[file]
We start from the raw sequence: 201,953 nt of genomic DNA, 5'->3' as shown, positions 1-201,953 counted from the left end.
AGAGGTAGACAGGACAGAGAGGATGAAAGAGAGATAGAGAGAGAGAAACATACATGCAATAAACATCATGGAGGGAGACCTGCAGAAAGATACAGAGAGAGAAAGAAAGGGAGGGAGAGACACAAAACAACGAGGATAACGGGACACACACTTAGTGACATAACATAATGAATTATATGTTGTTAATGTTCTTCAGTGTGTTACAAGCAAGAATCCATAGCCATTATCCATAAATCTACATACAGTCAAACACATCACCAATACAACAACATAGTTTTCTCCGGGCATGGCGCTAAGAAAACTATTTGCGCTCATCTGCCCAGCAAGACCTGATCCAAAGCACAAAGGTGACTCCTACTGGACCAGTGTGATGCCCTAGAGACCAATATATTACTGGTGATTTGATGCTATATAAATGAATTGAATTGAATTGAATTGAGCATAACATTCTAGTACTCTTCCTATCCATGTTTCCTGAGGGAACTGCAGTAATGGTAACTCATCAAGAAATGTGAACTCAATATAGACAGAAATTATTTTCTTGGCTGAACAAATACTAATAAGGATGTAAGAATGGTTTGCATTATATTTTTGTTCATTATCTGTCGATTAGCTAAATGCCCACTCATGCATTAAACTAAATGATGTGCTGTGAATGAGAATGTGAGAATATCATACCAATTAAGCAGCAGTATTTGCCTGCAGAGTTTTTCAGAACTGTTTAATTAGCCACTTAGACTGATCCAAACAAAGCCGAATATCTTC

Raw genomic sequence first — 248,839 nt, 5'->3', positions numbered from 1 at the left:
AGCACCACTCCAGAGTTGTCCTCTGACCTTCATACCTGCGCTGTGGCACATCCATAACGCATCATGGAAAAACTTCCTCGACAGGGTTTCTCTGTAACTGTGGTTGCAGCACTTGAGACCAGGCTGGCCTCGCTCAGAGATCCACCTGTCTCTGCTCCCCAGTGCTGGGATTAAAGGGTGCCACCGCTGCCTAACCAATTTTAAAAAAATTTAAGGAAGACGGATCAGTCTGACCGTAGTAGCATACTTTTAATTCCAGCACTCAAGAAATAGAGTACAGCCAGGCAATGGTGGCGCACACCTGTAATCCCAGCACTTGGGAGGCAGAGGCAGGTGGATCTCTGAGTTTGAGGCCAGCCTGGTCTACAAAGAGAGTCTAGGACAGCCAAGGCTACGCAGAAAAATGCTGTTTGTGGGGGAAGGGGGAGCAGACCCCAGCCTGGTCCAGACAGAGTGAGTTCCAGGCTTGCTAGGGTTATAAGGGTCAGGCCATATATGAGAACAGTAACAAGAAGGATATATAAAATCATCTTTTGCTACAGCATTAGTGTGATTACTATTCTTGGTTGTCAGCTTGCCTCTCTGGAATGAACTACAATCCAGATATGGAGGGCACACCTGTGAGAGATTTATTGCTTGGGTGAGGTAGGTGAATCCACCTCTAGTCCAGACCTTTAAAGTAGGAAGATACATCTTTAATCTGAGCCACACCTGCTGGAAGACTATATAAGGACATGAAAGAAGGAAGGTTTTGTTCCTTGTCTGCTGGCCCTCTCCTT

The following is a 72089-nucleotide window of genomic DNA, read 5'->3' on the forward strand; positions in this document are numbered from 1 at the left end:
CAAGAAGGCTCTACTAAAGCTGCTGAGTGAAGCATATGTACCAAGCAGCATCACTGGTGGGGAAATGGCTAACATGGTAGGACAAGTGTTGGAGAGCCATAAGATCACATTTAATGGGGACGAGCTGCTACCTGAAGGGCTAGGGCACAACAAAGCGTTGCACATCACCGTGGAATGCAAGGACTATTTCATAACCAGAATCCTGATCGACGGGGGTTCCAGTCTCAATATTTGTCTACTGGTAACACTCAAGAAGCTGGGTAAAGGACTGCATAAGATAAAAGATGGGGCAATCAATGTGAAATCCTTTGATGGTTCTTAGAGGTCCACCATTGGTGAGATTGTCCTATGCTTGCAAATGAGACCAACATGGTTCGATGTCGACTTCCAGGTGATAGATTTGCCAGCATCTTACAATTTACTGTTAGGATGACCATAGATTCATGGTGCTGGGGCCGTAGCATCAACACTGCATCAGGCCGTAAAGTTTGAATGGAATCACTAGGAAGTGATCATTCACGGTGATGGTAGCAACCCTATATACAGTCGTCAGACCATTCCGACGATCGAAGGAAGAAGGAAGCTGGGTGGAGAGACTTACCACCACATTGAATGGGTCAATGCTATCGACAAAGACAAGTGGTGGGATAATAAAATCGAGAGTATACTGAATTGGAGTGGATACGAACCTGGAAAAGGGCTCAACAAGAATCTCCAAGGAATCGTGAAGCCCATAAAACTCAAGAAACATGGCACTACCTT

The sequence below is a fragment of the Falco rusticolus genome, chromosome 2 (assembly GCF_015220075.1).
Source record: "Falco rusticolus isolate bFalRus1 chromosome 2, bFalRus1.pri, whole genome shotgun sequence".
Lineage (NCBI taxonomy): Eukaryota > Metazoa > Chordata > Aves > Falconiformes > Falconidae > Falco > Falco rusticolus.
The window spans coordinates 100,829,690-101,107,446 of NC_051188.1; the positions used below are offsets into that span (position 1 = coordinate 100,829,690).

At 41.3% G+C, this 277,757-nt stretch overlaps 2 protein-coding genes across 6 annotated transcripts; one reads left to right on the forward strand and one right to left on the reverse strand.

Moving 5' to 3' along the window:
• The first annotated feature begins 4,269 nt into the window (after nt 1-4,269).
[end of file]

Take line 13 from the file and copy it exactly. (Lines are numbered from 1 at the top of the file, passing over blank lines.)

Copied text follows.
• The first annotated feature begins 4,269 nt into the window (after nt 1-4,269).